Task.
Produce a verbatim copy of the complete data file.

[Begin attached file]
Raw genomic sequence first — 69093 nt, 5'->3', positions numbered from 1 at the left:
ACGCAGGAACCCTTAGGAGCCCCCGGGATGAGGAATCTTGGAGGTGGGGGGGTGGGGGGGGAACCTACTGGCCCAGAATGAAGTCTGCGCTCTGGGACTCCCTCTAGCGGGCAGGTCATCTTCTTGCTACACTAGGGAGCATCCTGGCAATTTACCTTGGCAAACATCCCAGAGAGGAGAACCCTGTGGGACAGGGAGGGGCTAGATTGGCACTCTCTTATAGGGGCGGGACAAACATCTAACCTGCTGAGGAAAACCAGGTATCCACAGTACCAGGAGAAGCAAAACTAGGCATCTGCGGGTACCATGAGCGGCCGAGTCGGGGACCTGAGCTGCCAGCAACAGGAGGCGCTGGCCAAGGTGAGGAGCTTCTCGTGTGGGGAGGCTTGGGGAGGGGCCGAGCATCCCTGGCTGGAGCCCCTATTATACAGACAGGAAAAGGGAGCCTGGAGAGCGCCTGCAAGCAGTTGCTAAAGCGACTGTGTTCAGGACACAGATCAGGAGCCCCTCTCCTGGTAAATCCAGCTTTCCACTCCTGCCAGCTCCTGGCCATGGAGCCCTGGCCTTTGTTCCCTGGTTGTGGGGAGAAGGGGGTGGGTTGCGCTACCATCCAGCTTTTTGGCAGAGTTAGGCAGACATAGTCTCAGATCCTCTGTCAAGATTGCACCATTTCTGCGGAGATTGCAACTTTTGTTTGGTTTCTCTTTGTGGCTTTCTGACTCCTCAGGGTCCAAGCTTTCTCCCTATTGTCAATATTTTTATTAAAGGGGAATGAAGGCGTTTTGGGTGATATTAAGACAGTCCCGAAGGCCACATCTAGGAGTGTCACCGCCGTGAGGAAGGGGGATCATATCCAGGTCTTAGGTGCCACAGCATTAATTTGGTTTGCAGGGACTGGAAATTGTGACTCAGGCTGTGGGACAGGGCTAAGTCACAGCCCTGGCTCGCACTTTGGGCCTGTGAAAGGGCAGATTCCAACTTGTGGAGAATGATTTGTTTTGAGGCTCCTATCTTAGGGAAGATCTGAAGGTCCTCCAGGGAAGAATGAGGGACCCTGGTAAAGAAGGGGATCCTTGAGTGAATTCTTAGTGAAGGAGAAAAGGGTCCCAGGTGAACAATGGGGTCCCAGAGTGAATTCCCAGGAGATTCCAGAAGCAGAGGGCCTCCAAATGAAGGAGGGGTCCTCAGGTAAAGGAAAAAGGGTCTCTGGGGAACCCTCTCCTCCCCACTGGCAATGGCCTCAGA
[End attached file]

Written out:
Raw genomic sequence first — 69093 nt, 5'->3', positions numbered from 1 at the left:
ACGCAGGAACCCTTAGGAGCCCCCGGGATGAGGAATCTTGGAGGTGGGGGGGTGGGGGGGGAACCTACTGGCCCAGAATGAAGTCTGCGCTCTGGGACTCCCTCTAGCGGGCAGGTCATCTTCTTGCTACACTAGGGAGCATCCTGGCAATTTACCTTGGCAAACATCCCAGAGAGGAGAACCCTGTGGGACAGGGAGGGGCTAGATTGGCACTCTCTTATAGGGGCGGGACAAACATCTAACCTGCTGAGGAAAACCAGGTATCCACAGTACCAGGAGAAGCAAAACTAGGCATCTGCGGGTACCATGAGCGGCCGAGTCGGGGACCTGAGCTGCCAGCAACAGGAGGCGCTGGCCAAGGTGAGGAGCTTCTCGTGTGGGGAGGCTTGGGGAGGGGCCGAGCATCCCTGGCTGGAGCCCCTATTATACAGACAGGAAAAGGGAGCCTGGAGAGCGCCTGCAAGCAGTTGCTAAAGCGACTGTGTTCAGGACACAGATCAGGAGCCCCTCTCCTGGTAAATCCAGCTTTCCACTCCTGCCAGCTCCTGGCCATGGAGCCCTGGCCTTTGTTCCCTGGTTGTGGGGAGAAGGGGGTGGGTTGCGCTACCATCCAGCTTTTTGGCAGAGTTAGGCAGACATAGTCTCAGATCCTCTGTCAAGATTGCACCATTTCTGCGGAGATTGCAACTTTTGTTTGGTTTCTCTTTGTGGCTTTCTGACTCCTCAGGGTCCAAGCTTTCTCCCTATTGTCAATATTTTTATTAAAGGGGAATGAAGGCGTTTTGGGTGATATTAAGACAGTCCCGAAGGCCACATCTAGGAGTGTCACCGCCGTGAGGAAGGGGGATCATATCCAGGTCTTAGGTGCCACAGCATTAATTTGGTTTGCAGGGACTGGAAATTGTGACTCAGGCTGTGGGACAGGGCTAAGTCACAGCCCTGGCTCGCACTTTGGGCCTGTGAAAGGGCAGATTCCAACTTGTGGAGAATGATTTGTTTTGAGGCTCCTATCTTAGGGAAGATCTGAAGGTCCTCCAGGGAAGAATGAGGGACCCTGGTAAAGAAGGGGATCCTTGAGTGAATTCTTAGTGAAGGAGAAAAGGGTCCCAGGTGAACAATGGGGTCCCAGAGTGAATTCCCAGGAGATTCCAGAAGCAGAGGGCCTCCAAATGAAGGAGGGGTCCTCAGGTAAAGGAAAAAGGGTCTCTGGGGAACCCTCTCCTCCCCACTGGCAATGGCCTCAGA